Using Industrial Hydraulics |
Applications of Computer-Aided Manufacturing
About this Guide:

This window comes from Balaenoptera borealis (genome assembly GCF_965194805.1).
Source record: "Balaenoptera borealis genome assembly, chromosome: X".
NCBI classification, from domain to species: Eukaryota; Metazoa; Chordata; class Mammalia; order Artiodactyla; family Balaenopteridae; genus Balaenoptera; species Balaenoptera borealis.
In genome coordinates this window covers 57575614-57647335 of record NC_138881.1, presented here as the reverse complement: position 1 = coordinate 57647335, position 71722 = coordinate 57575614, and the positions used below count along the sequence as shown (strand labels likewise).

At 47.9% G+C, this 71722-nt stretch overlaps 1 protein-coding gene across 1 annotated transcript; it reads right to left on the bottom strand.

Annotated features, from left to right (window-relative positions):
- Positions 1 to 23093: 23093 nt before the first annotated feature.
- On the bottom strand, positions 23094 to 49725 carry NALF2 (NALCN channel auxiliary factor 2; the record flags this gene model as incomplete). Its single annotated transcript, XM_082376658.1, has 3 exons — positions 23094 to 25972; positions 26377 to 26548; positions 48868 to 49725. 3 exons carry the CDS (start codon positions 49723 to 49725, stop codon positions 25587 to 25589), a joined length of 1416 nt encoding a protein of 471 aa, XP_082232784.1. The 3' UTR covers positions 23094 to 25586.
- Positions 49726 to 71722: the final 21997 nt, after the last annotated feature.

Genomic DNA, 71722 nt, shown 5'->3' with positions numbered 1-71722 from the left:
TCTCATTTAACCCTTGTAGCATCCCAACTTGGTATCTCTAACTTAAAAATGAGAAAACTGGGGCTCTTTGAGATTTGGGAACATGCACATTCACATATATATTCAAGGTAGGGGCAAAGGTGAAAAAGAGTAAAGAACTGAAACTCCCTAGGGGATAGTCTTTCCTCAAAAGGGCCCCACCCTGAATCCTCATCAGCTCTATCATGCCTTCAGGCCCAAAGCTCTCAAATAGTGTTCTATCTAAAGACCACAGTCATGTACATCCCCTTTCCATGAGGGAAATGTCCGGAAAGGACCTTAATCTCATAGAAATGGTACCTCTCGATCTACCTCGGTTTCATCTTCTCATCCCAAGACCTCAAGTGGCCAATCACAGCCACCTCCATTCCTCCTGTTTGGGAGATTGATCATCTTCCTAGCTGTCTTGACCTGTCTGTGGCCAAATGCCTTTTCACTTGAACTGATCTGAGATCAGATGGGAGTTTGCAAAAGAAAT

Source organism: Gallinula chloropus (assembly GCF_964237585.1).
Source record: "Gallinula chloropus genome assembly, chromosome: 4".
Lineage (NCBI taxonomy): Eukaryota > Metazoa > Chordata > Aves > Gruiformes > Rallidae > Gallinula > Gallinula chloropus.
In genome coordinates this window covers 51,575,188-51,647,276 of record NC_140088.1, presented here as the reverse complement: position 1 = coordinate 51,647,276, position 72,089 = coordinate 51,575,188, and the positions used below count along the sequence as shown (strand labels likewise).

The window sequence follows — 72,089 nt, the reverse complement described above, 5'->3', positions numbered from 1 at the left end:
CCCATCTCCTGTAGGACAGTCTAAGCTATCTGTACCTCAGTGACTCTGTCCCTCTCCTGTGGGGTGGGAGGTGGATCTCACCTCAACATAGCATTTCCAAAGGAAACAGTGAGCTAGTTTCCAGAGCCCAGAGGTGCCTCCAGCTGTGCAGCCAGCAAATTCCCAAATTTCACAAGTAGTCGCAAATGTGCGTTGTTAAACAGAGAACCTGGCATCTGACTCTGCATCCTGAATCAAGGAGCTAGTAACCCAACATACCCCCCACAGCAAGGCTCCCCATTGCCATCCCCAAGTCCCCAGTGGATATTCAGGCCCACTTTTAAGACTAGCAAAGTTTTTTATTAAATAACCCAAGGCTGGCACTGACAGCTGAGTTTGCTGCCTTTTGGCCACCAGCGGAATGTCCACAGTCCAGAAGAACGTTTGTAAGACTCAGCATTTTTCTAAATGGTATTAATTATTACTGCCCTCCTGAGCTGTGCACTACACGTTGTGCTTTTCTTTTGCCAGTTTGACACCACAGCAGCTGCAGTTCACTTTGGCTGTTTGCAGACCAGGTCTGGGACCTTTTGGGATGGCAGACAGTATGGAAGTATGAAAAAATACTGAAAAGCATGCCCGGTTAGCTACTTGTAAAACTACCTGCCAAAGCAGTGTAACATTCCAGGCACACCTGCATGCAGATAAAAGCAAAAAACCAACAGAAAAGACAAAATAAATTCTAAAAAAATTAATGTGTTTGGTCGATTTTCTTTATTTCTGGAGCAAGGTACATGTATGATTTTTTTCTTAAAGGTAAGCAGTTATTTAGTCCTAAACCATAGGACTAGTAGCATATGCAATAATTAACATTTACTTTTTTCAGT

The food industry, which includes farming and food production, packaging and distribution, and retail and catering, is enormous. The Wikipedia states that in the United States, consumers spend approximately US$1 trillion annually for food, or nearly 10% of the Gross Domestic Product (GDP). Over 16.5 million people are employed in the food industry. In 2005, processed food sales worldwide were approximately US$3.2 trillion. According to Reuters, "food processing is one of the largest manufacturing sectors in the United States, accounting for approximately 10% of all manufacturing shipments (by value). The processed food industry has grown by over 10% between 1998 and 2005, and in 2005, the value of processed food shipments was approximately $470 billion. The largest sectors of the industry, in terms of value, are meat, dairy, fruit and vegetable preservation, and specialty foods. Other niche sectors include bakeries and tortilla manufacturing, grain and oilseed milling, sugar and confectionery, animal food manufacturing, and seafood products." The size of the machinery component of the food processing industry is hardly static, and it’s an area where engineers can have a major effect. The U.S. Department of Labor, Bureau of Labor Statistics, states: "Fierce competition has led food manufacturing plants to invest in technologically advanced machinery to be more productive. The new machines have been applied to tasks as varied as packaging, inspection, and inventory control...